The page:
4

Lose the breadcrumbs ... ... and you are fine : download bmml source – Wireframes created with Balsamiq Mockups As @DA01 said: Given the left menu is a tree menu, is there really a need for breadcrumbs? A tree menu is, essentially, vertical breadcrumbs


4

A simple resolution would be to show a simple descriptive text which tells them what to do i.e. they need to atleast upload two images to continue. Here is a quick wire frame for that. Until the user doesn't add the required number of images keep the continue\save button disabled.


4

Traditionally, throughout journalism school students are taught to write with the inverted pyramid style rather than taught on how to write for the web. There are multimedia or convergence degrees out there that try and bridge this gap but they're relatively new. The inverted pyramid gives a high level introduction of the topic in the first paragraph or ...


3

Instead of showing an empty list, show one with two placeholders that need to be filled before continuing - this shows the user that you're expecting at least two images. As real images are added, remove the placeholders.


3

This pattern has been used in gaming such as selecting the hardness of the game or for simple controls. ( easy - medium- hard) If there is Left - Center - Right arrangement, i think that it will increase some factors, especially reduced error and speed. If your project needs to be used in smaller screens, having horizontal arrangement will not be the ...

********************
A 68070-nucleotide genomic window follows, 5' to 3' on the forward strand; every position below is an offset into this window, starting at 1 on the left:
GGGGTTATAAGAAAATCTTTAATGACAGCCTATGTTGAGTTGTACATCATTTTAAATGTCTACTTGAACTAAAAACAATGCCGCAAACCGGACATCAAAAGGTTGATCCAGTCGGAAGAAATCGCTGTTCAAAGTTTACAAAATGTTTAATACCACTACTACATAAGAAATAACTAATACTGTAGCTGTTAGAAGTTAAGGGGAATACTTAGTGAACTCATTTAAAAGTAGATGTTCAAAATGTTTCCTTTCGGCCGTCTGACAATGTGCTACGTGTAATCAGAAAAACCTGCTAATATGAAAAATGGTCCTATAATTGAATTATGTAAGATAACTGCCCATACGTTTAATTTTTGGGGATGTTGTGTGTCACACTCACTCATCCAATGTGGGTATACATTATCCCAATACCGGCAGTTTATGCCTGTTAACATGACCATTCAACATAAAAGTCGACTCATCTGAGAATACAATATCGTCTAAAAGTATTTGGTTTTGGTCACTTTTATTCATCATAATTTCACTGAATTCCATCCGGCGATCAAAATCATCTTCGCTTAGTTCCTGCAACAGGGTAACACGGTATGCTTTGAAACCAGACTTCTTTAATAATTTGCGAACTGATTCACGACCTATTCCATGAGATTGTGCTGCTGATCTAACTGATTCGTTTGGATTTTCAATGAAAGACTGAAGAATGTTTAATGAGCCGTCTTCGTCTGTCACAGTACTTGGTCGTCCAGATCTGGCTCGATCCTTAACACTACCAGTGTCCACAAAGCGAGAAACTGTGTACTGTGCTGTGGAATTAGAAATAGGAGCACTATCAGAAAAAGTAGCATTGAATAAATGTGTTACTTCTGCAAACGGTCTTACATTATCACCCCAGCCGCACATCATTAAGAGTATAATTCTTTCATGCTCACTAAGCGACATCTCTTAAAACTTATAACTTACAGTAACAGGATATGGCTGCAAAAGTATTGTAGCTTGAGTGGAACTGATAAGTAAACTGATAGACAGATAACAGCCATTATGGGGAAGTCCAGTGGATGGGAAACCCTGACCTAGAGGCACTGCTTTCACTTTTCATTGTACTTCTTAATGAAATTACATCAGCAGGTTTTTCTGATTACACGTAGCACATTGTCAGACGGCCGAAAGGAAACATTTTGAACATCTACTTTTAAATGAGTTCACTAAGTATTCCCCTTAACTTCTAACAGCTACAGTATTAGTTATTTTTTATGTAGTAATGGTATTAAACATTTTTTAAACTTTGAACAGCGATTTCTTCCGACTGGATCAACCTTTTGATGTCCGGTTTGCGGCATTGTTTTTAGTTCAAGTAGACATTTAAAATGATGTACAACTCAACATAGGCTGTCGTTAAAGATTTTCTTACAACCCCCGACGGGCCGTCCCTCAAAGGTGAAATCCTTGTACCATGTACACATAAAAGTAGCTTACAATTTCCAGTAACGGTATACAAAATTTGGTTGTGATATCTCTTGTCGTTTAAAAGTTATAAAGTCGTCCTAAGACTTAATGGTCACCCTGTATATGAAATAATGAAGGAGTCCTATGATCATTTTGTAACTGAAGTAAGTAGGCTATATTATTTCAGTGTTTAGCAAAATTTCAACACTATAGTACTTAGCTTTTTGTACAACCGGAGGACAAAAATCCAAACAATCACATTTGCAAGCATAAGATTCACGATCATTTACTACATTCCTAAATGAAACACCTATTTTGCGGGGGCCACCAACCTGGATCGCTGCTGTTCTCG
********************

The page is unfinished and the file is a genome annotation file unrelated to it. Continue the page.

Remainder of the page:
3

I work in the mobile sphere and we have terrible trouble with gestures. Firstly, everyone wants them. What a lot of clients fail to appreciate is Gmail et al are purpose built apps where the gesture usual conforms to an action, so broad use isn't appropriate. Secondly, there's often little visual indication that a swipe gesture is available, so in a UX/UI ...


3

Personal opinion: Tickers are good, as stated above, when the amount of space you have is defined (eg the ticker on a TV news channel). It's good because you can read a summary of the news quickly, as the TV presenter is going through a news story in detail. It also has the advantage that, because it's (usually) with the sound on, you can read the ticker and ...